Notes: [i] On the critics of the Oslo peace process, see for example: R. Lentin, ed. (2008) Thinking Palestine. London: Zed Books; [ii] The full text of his speech is quoted by Laqueur and Rubin (2001): The Arab-Israeli Reader, p. 435-36.

 

AHLC members and other major donor countries met in Brussels yesterday, at a meeting hosted by EU High Representative office. The chair, Norwegian Foreign Minister Børge Brende, welcomed Prime Minister Hamdallah and commended the parties, the UN, the World Bank, the IMF and the Quartet Representative for their reports and contributions (see an earlier post here).

Citing the Chairs’ Summary “the donors took note of Israeli efforts to increase the volume of materials into Gaza. They welcomed the readiness expressed for further increasing the volumes even if this involves raised security risks. Access to the Gaza Strip for materials, financing and persons is a necessary condition for the full reconstruction of Gaza. Protection of the lives and security of all civilian populations must be assured.

The AHLC concluded that the Palestinians will need high levels of budget assistance during the coming years, and called on the donors to respond to this need. Assistance should not be diverted from the West Bank towards the reconstruction of Gaza, and assistance to Gaza should be channelled through the PA. Without a resumption of the political process to end the occupation, however, the PA’s financial situation will become unmanageable.” 

Minutes have been recorded and can be accessed at EU’s website (Audiovisual collection):

Roundtable and opening remarks by Børge BRENDE, Norwegian Minister for Foreign Affairs, and by Johannes HAHN, Member of the EC in charge of European Neighbourhood Policy and Enlargement Negotiations

      or at: http://ec.europa.eu/avservices/video/player.cfm?ref=I103818

Remarks by Federica MOGHERINI, High Representative of the Union for Foreign Affairs and Security Policy and Vice-President of the EC

      or at: http://ec.europa.eu/avservices/video/player.cfm?ref=I103793

Reading the reports and watching the speeches, it is worthwhile to recall Annalisa Furia’s thoughs from her recently published book: “the quantity of generosity does not say much about the ‘quantity of real aid’ (…). It also does not say that much about its quality, about the nature of the gift (…). More importantly, it does not say much on the ways in which gift [that is, aid] is returned” (p74).

Annalisa Furia (2015): The Foreign Aid Regime: Gift-Giving, States and Global Dis/Order. NY: Palgrave(Pivot)

Two notable paragraphs from a book on gifts, corruption and philanthropy. The excerpts are from chapter 2 (the ethics of a gift):

‘Charity becomes a powerful tool for those searching for public relations kudos, or even for real power. The ambivalence of the gift re-appears: the principle of solidarity is used to access or establish a position of power in one way or another, either to be nominated as “the most generous,” or as “the biggest contributor” or to reinforce strong socio-political and business bonds between the acclaimed donor and the ‘miserable’ receiver (who might temporary escape his material deprivation only to find himself trapped in a dependent position vis-à-vis the generous donor). Philanthropy – behavior where intentions could be termed ‘good’ per se becomes a part of public relations/business conquest. Charity may be employed as a very powerful and even manipulative tool to bind people to a (spiritual) goal or mission, or even more blatantly to lock the receiver into one’s self-interested (but often disguised) political-economic objectives’ (Verhezen 2009, 60).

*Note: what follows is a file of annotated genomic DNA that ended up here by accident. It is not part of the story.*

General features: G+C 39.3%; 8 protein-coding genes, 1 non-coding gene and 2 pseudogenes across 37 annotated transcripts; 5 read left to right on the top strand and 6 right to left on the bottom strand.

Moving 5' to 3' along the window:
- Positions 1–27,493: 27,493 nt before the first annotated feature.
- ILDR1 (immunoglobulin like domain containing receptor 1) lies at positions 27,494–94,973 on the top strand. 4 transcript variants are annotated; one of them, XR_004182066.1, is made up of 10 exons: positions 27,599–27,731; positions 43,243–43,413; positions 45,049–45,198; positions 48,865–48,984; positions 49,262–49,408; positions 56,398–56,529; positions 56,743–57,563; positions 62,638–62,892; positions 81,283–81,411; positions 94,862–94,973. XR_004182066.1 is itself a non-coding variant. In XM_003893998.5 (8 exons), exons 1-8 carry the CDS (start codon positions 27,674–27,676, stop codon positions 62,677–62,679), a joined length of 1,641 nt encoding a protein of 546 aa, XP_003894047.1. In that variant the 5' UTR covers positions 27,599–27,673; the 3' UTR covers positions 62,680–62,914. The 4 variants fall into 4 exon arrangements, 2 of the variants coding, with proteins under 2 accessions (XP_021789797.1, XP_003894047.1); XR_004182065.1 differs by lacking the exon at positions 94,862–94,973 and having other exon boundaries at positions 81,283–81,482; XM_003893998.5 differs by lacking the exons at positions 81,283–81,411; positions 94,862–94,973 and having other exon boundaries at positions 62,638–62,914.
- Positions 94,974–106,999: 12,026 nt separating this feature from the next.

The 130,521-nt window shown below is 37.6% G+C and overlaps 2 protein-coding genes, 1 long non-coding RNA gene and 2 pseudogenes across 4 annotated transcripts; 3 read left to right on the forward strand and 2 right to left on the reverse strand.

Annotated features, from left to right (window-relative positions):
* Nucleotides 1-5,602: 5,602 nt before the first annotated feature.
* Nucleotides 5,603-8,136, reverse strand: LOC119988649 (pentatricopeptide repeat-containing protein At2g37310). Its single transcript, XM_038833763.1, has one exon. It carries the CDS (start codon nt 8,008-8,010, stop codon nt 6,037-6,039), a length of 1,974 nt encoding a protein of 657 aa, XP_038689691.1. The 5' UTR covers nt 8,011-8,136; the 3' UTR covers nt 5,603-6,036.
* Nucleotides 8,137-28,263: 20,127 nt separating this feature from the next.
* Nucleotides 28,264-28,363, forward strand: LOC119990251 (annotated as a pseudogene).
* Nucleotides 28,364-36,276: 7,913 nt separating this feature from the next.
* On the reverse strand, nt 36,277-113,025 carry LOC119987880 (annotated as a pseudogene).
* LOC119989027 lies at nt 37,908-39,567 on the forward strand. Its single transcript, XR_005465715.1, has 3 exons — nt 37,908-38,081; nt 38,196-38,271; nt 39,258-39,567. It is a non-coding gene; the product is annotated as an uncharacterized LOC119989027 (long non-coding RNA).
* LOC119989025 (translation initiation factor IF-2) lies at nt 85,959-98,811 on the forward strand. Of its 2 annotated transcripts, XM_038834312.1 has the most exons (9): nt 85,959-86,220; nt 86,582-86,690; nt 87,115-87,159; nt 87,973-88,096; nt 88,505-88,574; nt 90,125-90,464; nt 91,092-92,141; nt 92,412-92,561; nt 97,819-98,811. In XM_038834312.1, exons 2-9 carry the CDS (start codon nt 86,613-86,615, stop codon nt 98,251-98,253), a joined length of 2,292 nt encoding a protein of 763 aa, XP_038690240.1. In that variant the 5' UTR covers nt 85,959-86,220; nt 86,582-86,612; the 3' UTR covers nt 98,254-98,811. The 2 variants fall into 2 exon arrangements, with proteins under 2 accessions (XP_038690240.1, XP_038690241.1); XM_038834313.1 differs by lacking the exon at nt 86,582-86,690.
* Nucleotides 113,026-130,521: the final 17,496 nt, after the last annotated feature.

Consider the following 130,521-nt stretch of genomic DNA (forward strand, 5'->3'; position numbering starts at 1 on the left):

‘The logic of abundance does not directly aim for reciprocity but incites it. Unfortunately and ambiguously, unilateral gifts evidently generate envy and may even trigger violent reactions because the logic of social obligations has been broken as the recipient is in no position to give back’ (Verhezen, 2009, 61).

Verhezen, Peter (2009) Gifts, Corruption, Philanthropy: The Ambiguity of Gift Practices in Business. Bern: Peter Lang

Gifts, in ancient and modern societies alike, serve the purpose of establishing relationships and maintaining hierarchies (Mauss 2002, Kolm 2006a). Equally, foreign aid, loans and grants alike, preserves hierarchical relations between the developed and developing world (Hattori 2001; Rist 2003; Karagiannis 2004; Paragi 2012b). Aid is an instrument to control peaceful and less peaceful developments in developing states the extent to which it helps control, among others, conflicts by means of prevention or resolution. It is a means to control (in)security and to manage risks; it is not merely ‘a technical system of support and assistance, but part of an emerging system of global governance’ (Duffield 2001: 2).

This control-function is usually exercised by setting conditions; some of them are explicitly stated, others are less visible (on peace conditionally see: Boyce 2002). Conditions are usually applied in order to maximize utility, to ensure that foreign aid is used in an efficient way, in line with the overall objectives of a given contract, for example, an aid agreement (on conditions, conditionality and pressure see: Sørensen 1993; Sørensen 1995; Stokke 1995; Killick 1998). Conditions entail at least two consequences. First, costs can be minimized by giving only to recipients that deserve generosity and trust (cf. the EU’s ‘more for more’ formulation vis-à-vis the Middle Eastern countries). Second, the donor can focus on the return of investment in order to see certain significant political, economic or social changes in the recipient country, such as, for example, stability and/or democracy in recipient countries.

To take the example of aid relations, donor ‘participation’ in the political and institutional structures of the recipient countries ‘required a conceptual framework which would allow for wide-ranging donor interventions in the political and economic affairs of the recipient economies. (…) Since the mid1990s, aid [its effects and effectiveness] is no longer considered an isolated economic variable but, instead, a function of the recipient country’s economic (and political) policies’ (Taghdisi-Rad 2011: 22). Setting and accepting conditions attached to the contract and the subsequent money transfer implies the giver’s involvement in the recipient’s life, let the recipient be a state, nation, people, authority, institution or any individual beneficiary.

Boyce, J. K. (2002) Investing in peace: aid and conditionality after civil wars. London: Institute for Strategic Studies

Duffield, M. (2001). New Wars: The Merging of Development and Security. London: Zed Books

Killick, T. (1998) Aid and the Political Economy of Policy Change. London: Routledge

Kolm, S-C. (2006a): ‘Introduction to the Economics of Giving, Altruism and Reciprocity’ in Serge-Christophe Kolm – Jean Mercier Ythier (eds): Handbook of Economics of Giving, Altruism and Reciprocity. Vol1., Elsevier B. V. pp. 4-114